BMW's Paul Rosche must go down as one of
the most influential engine designers this
century. He's been with BMW around 40
years, and I think it's fitting that he should be
remembered on his retirement. He's up there with
Alfa's Vittono Jano and Ferrari's Gioacchini
Colombo; he just happened to work in a more
modern era. There's an important thing that's
dying alongside Paul retiring, too: the big
company guru. Paul was a guru, an example to
the young engineers. He could do virtually
anything he liked within BMW. He built Fl
engines on the OT, and he could experiment,
because BMW Motorsport didn't operate like a
large company. He was one of the old-school
engineers: hands-on, with fantastic ideas and
theoretical knowledge and, above all, real depth
I've known him for 25 years. We had an
incredibly successful time together with no
arguments, few misunderstandings and very few
mistakes through all the Formula One years, and
during the McLaren Fl engine programme, which
was fraught from a timescale point of view. By the
time Paul said we could do the Fl engine, it was a
year behind. But his guys had a runner 13 months
after the first discussion.
I remember back in 1983, when McLaren won
the Fl championship. During practice at the old
Kyalami circuit, we had this engine upside down in
the grass the night before the race, with the crank
out because ofa problem. Paul took the cylinder
head off and found that it was something to do
with the mixture control, and fixed it. And that
was the weekend we won the championship.
He had a fantastic relationship with Nelson
Piquet, too. He took the practical jokes Nelson
used to play on him tremendously well for a man
in his position. Paul usually took a nap after lunch;
he used to curl up in his 7-series for 15 minutes.
One day, Nelson tank-taped up all the doors so
Paul couldn't get out and left a window slightly
open. Then he found me in the pits and asked:
'What do I need to make smoke?' I told him an oily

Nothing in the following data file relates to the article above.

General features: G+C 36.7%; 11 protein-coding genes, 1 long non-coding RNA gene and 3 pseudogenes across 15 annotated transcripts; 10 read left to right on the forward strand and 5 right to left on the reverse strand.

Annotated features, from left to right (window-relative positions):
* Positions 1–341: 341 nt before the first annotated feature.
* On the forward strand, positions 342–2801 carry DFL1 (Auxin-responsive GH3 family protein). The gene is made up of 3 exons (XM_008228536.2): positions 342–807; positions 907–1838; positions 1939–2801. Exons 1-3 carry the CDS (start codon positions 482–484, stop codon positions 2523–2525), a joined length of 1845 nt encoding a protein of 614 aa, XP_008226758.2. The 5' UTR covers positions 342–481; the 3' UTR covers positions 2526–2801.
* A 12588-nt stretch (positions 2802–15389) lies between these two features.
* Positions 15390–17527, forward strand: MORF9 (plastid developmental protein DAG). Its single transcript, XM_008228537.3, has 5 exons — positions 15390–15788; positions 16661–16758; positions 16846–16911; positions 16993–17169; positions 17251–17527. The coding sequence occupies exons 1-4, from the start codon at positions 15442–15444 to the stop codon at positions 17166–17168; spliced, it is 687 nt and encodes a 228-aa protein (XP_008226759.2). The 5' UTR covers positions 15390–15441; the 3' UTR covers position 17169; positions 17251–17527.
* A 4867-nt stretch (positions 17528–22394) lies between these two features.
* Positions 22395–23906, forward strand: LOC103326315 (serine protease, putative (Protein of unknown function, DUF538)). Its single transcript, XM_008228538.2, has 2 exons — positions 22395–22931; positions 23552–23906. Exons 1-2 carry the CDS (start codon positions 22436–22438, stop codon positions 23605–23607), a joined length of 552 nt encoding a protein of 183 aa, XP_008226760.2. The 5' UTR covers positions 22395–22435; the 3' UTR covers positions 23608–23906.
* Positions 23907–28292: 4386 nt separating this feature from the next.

rag that's not quite on fire. So he got a rag, dipped
it in oil and chucked it in the car, and of course Paul
woke up and couldn't get out.
That sort of thing used to happen alongside the
hard work. There was a camaraderie that you don't
find among senior people. A character like that is
'Rosche wouldn't always do things in a measured, scientific
way. It the engine blew up, it blew up' someone who can be
pleasant but powerful and knowledgeable and still enjoy a bit
of fun. And he would always do things in a measured,
scientific, Germanic way. He'd take the wastegate
off, or give the engine more advance, or spray
some water on it. If it blew up, it blew up.
The 318 block we used to use was absolutely
standard up to 1lOObhp. But if we took the
wastegate off, that was really hanging the engine
out. If it made a lap, it made 1300 horsepower.
But we often broke an engine in half lengthways.
Paul looked at the cross-section between the main
bearing ribs (this web stops the head pulling off
the block), and there wasn't enough strength
there. We could make a new pattern for a block
mid-season, so he did a quick mod when the block
was cast, using a bit of wood to scratch away the
sandcast to make a thicker web.
For me, he is the father of modern BMW
engines. He did the classic six-cylinder engine and
the four-valve versions of the bigger six. He
developed reliable, high specific output engines,
and nobody had done that in the early days of
BMW. He could build long-stroke engines that
revved without flying to pieces and still deliver
great chunks of torque. He started telemetry with
Bosch, too. Back in 1981-82, it was a biscuit tin you
could put your grandmother in (and which just
relayed engine revs and temperatures), but he
became very influential in engine mapping.
When we were specifying the Fl road car
engine, for instance, I wanted the pick-up to be as
instantaneous as possible, which was why I used a
carbon clutch - three kilos instead of 10. Then we
thought about having no flywheel, and one of his
chief engineers said: 'We can't build an engine
without one.' Paul turned to him and said: 'Have
you ever designed an engine without a flywheel
before?' The guy said no, and Paul replied: 'Well,
donít say that until you have.'
Nobody's going to build an engine like the Fl's
6.0-litre V12 again - an engine that revs like that
and drives like that, with instantaneous response,
meets Californian emissions and wins Le Mans first
time out. For me, it's the ultimate road car engine.
I'm sure Paul is going to go on and design more,
but this is the end of his BMW business. That's how
I'd like to remember his career with BMW.